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  1. #21
    Lil_Aziz1's Avatar
    Lil_Aziz1 is offline Senior Member
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    lol that's true i guess.

    What I like about Computer Engineering is that it's very similar to Electrical Engineer. So if I ever decide I want to be an Electrical Engineer instead of a Computer Engineer of whatever reason, I won't have to take too many steps back.

    I found designing computer circuits and chips to be challenging from a math perspective.
    How come?
    "Experience is what you get when you don't get what you want" (Dan Stanford)
    "Rise and rise again until lambs become lions" (Robin Hood)

  2. #22
    xcallmejudasx's Avatar
    xcallmejudasx is offline Senior Member
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    Hey Lil_Aziz1 I was in your spot a few years back(Junior now in college).

    Computer Science is broadest discipline you can take and covers software engineering, computer engineering/hardware engineering(more or less), and the math behind it.

    You learn programming and some software engineering things like source control, UML, etc in your different Algorithms classes. Discrete Math and Theory of Computation cover alot of the math involved(proofs, automata, efficiency etc), and at least at my school we're required to take Micro Computers and some other class which are purely the hardware/EE side of it.

    You could always dual major CS/CE and with most schools it doesn't require too much extra time since a lot of it overlaps. But pretty much from what I've experienced regardless of your declared major you'll end up having to do both software and hardware.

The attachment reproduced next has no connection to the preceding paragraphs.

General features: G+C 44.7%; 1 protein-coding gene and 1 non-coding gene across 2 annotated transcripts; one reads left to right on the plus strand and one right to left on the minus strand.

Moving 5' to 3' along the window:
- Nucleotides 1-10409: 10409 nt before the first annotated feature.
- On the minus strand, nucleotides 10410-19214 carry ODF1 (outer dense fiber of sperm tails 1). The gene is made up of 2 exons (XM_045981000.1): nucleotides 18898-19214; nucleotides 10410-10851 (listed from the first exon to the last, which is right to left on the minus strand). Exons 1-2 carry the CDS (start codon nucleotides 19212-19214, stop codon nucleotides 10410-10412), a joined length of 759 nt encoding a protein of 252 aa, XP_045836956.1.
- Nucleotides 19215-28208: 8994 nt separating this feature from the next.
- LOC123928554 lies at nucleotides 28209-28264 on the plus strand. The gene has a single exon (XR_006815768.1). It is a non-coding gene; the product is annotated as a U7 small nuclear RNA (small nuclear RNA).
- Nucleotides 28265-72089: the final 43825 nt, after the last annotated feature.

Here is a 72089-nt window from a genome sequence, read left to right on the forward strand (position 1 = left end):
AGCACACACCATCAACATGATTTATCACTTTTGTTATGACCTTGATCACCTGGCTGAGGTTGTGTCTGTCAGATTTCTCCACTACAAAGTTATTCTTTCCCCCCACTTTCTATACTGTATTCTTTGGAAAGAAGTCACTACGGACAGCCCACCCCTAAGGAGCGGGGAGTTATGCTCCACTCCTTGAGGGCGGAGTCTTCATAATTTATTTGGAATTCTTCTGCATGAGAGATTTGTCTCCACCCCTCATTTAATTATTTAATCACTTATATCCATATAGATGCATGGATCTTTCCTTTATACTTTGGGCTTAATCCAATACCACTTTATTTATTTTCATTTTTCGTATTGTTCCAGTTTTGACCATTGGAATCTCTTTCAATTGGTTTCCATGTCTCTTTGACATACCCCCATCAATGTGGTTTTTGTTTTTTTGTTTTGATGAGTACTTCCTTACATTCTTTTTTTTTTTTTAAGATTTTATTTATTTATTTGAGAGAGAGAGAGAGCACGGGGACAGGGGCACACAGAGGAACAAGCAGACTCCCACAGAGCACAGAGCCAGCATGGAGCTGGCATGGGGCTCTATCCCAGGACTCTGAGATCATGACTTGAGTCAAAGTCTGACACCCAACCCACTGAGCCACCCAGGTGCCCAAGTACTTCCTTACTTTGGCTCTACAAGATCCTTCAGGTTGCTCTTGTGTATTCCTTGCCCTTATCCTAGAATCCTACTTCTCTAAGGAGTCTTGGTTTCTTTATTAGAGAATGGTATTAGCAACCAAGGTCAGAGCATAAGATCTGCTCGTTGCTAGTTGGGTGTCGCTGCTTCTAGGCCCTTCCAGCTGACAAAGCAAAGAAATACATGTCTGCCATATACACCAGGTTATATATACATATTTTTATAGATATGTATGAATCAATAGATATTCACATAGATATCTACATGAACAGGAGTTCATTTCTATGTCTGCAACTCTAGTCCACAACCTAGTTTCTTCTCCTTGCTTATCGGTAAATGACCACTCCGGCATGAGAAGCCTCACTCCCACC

Pretty much everyone I've come across outside the actual development and IT groups can't distinguish a CS from a CE or a CE from an EE. They see you're good with computers and throw you wherever you're needed.

    Have you thought about concentrations? That could be a deciding factor for you also. I was on the fence between CS and CE but Security wasn't offered with CE(I want to do work with crypto mainly) so I had to go CS, but could have also gone with a Math major.

    I'd talk with the department heads at your school. As you can tell there's multiple fields that intersect which makes it rather hard to give a solid example of what each one deals with explicitly.
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    The history of liberty is the history of resistance.
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  3. #23
    Lil_Aziz1's Avatar
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    Ah alright thanks. I don't mind learning about hardware. The more the merrier. Same goes with Discrete Mathematics or concentrations I guess. I go to Freshman Orientation seven days from now. Is there any specific questions that any of you have in mind that could potentially optimize my desires? Thank you!
    "Experience is what you get when you don't get what you want" (Dan Stanford)
    "Rise and rise again until lambs become lions" (Robin Hood)

  4. #24
    xcallmejudasx's Avatar
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    Best bet is talk to the professors. Most of them probably had jobs outside of teaching related to their field. Hear some stories from the code monkies, the mathletes, and the *clever name for hardware guys*, and picture yourself in those jobs. Whichever one stands out the most to you is probably the best bet as far as a concentration goes.